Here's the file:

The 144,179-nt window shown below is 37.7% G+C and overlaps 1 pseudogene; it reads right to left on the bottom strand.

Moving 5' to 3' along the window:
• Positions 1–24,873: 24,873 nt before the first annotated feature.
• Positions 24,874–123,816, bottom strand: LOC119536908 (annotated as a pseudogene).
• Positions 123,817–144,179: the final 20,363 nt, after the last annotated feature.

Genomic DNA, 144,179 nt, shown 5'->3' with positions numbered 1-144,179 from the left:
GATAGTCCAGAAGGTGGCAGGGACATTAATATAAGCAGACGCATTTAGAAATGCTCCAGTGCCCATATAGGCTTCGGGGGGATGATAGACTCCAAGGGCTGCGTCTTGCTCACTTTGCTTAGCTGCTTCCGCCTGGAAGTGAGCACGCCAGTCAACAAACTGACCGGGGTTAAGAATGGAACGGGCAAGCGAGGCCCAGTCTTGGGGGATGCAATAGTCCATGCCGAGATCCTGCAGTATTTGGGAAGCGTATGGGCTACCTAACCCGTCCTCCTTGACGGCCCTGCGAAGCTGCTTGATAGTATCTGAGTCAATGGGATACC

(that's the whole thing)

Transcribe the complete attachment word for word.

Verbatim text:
The 144,179-nt window shown below is 37.7% G+C and overlaps 1 pseudogene; it reads right to left on the bottom strand.

Moving 5' to 3' along the window:
• Positions 1–24,873: 24,873 nt before the first annotated feature.
• Positions 24,874–123,816, bottom strand: LOC119536908 (annotated as a pseudogene).
• Positions 123,817–144,179: the final 20,363 nt, after the last annotated feature.

Genomic DNA, 144,179 nt, shown 5'->3' with positions numbered 1-144,179 from the left:
GATAGTCCAGAAGGTGGCAGGGACATTAATATAAGCAGACGCATTTAGAAATGCTCCAGTGCCCATATAGGCTTCGGGGGGATGATAGACTCCAAGGGCTGCGTCTTGCTCACTTTGCTTAGCTGCTTCCGCCTGGAAGTGAGCACGCCAGTCAACAAACTGACCGGGGTTAAGAATGGAACGGGCAAGCGAGGCCCAGTCTTGGGGGATGCAATAGTCCATGCCGAGATCCTGCAGTATTTGGGAAGCGTATGGGCTACCTAACCCGTCCTCCTTGACGGCCCTGCGAAGCTGCTTGATAGTATCTGAGTCAATGGGATACC